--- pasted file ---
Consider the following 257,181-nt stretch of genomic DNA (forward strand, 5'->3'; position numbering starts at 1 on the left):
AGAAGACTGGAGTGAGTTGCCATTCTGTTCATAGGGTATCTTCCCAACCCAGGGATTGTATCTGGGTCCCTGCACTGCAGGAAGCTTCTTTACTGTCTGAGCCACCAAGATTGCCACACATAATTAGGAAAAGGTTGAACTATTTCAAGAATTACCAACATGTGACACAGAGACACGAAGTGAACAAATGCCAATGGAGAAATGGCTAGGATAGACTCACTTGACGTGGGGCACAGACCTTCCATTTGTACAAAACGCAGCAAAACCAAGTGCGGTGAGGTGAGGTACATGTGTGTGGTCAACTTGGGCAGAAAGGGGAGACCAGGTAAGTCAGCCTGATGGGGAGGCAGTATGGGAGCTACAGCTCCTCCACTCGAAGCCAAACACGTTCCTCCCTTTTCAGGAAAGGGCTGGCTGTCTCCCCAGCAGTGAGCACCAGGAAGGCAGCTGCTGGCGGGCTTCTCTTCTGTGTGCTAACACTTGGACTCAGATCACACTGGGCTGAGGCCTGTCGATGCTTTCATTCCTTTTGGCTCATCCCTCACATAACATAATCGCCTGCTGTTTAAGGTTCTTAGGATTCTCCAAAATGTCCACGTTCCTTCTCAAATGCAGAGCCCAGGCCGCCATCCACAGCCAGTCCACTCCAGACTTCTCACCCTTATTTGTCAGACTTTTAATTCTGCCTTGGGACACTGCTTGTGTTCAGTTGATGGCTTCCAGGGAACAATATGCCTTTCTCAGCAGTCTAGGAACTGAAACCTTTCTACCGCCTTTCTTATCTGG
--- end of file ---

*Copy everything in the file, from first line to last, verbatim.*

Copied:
Consider the following 257,181-nt stretch of genomic DNA (forward strand, 5'->3'; position numbering starts at 1 on the left):
AGAAGACTGGAGTGAGTTGCCATTCTGTTCATAGGGTATCTTCCCAACCCAGGGATTGTATCTGGGTCCCTGCACTGCAGGAAGCTTCTTTACTGTCTGAGCCACCAAGATTGCCACACATAATTAGGAAAAGGTTGAACTATTTCAAGAATTACCAACATGTGACACAGAGACACGAAGTGAACAAATGCCAATGGAGAAATGGCTAGGATAGACTCACTTGACGTGGGGCACAGACCTTCCATTTGTACAAAACGCAGCAAAACCAAGTGCGGTGAGGTGAGGTACATGTGTGTGGTCAACTTGGGCAGAAAGGGGAGACCAGGTAAGTCAGCCTGATGGGGAGGCAGTATGGGAGCTACAGCTCCTCCACTCGAAGCCAAACACGTTCCTCCCTTTTCAGGAAAGGGCTGGCTGTCTCCCCAGCAGTGAGCACCAGGAAGGCAGCTGCTGGCGGGCTTCTCTTCTGTGTGCTAACACTTGGACTCAGATCACACTGGGCTGAGGCCTGTCGATGCTTTCATTCCTTTTGGCTCATCCCTCACATAACATAATCGCCTGCTGTTTAAGGTTCTTAGGATTCTCCAAAATGTCCACGTTCCTTCTCAAATGCAGAGCCCAGGCCGCCATCCACAGCCAGTCCACTCCAGACTTCTCACCCTTATTTGTCAGACTTTTAATTCTGCCTTGGGACACTGCTTGTGTTCAGTTGATGGCTTCCAGGGAACAATATGCCTTTCTCAGCAGTCTAGGAACTGAAACCTTTCTACCGCCTTTCTTATCTGG